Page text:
On Mac OS X 10.5, check for the driver at this path: "/System/Library/Extensions/CUDA.kext", and for the runtime library at this path: "/usr/local/cuda/lib/libcudart.dylib". Mac OS X users will probably need to download and install the CUDA runtime/toolkit. You should be aware that the default install options for the CUDA runtime/toolkit does not install the required CUDA driver, so it needs to be installed by performing a custom install of the runtime/toolkit: be sure to check the checkbox for "CUDA.kext".
- only available as a 32-bit executable for Windows XP and later, and Intel Mac OS X 10.5.2 and later. Due to time constraints, other systems such as GNU/Linux are not available at this time. You are most welcome to modify/build/test it for other systems if you feel up to the challenge :)
- "low end" GPUs are "slow", ie, they do not contribute to much of the processing. For example, to create 128MB (256 blocks of 524288 bytes) of parity data on a 128MB 8600M GT in a Core 2 Duo 2.2GHz machine, about 2% of the workload was offloaded to the GPU. For the same 128MB of parity data, a 256MB 8600M GT in a Core 2 Duo 2.4GHz machine offloaded about 5% of the workload to the GPU (mainly because having more memory allowed more data to be processed on the video card). It is expected that "high end" video cards will have even higher GPU offloading, but without access to such a video card (yes, some of us can't splurge on that top-of-the-line video card!), it's mere speculation as to what sort of performance will occur. :) Maybe someone will send an email with some answers :)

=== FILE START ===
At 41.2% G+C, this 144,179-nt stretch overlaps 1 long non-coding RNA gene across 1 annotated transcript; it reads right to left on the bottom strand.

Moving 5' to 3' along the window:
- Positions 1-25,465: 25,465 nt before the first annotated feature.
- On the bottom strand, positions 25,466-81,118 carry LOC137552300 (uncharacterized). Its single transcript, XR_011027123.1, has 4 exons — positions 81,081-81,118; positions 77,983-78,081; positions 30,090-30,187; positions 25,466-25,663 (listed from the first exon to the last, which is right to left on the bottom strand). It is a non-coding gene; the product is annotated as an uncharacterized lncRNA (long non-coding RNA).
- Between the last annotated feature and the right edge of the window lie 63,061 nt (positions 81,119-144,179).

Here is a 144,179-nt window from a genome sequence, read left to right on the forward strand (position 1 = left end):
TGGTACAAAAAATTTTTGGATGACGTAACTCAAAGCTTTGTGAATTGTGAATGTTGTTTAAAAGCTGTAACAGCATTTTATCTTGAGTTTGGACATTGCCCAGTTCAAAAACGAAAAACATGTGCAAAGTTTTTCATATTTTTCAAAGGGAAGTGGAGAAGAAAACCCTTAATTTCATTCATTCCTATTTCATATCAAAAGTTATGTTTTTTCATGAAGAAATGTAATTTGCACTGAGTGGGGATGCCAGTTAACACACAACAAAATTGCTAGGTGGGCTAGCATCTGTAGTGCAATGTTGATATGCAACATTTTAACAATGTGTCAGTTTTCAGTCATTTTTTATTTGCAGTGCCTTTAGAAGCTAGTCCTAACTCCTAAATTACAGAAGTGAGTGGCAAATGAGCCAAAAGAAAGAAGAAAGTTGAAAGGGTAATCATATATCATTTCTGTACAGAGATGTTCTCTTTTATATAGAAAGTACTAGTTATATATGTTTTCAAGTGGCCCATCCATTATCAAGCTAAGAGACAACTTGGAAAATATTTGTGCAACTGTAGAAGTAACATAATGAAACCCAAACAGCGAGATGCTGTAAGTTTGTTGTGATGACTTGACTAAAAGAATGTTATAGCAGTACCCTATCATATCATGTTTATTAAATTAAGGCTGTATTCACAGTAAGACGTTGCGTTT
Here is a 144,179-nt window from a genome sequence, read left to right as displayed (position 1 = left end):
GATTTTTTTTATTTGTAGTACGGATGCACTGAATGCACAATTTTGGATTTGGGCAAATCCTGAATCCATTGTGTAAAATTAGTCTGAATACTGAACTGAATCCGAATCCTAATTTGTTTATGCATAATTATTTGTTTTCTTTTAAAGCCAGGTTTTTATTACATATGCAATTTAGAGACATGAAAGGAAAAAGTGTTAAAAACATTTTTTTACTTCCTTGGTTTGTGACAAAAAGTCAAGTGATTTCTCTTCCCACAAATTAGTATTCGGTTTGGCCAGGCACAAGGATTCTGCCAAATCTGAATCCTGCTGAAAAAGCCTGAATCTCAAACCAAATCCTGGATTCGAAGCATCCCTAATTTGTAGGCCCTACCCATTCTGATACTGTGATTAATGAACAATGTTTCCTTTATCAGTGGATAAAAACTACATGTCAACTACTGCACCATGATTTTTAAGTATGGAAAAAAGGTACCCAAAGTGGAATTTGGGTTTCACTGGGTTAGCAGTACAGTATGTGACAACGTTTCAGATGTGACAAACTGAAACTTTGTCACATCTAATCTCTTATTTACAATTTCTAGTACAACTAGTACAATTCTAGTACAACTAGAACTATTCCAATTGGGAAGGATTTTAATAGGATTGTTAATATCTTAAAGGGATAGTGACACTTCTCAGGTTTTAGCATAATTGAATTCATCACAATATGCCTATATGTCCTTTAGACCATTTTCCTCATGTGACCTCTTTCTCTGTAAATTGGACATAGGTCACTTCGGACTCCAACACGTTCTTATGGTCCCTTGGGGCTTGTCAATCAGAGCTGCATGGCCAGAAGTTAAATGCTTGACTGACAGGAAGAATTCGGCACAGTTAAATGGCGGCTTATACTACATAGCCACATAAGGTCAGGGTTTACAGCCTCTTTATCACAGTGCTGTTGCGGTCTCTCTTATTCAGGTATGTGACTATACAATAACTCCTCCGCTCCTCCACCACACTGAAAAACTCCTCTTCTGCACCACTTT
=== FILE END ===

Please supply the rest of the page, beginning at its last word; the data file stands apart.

- sometimes the CUDA runtime reports little or no available memory on the video card for use by programs, which will result in this version not being able to use the GPU for processing. This problem is probably related to video display acceleration by the OS, in which case, closing windows and/or applications will probably free up video memory. It may, however, require a reboot to reset the video card (you should do this only as a last resort).
See the "--- About the NVIDIA CUDA version ---" section in the distribution's README_FIRST.txt file for more information such as source code building instructions/requirements.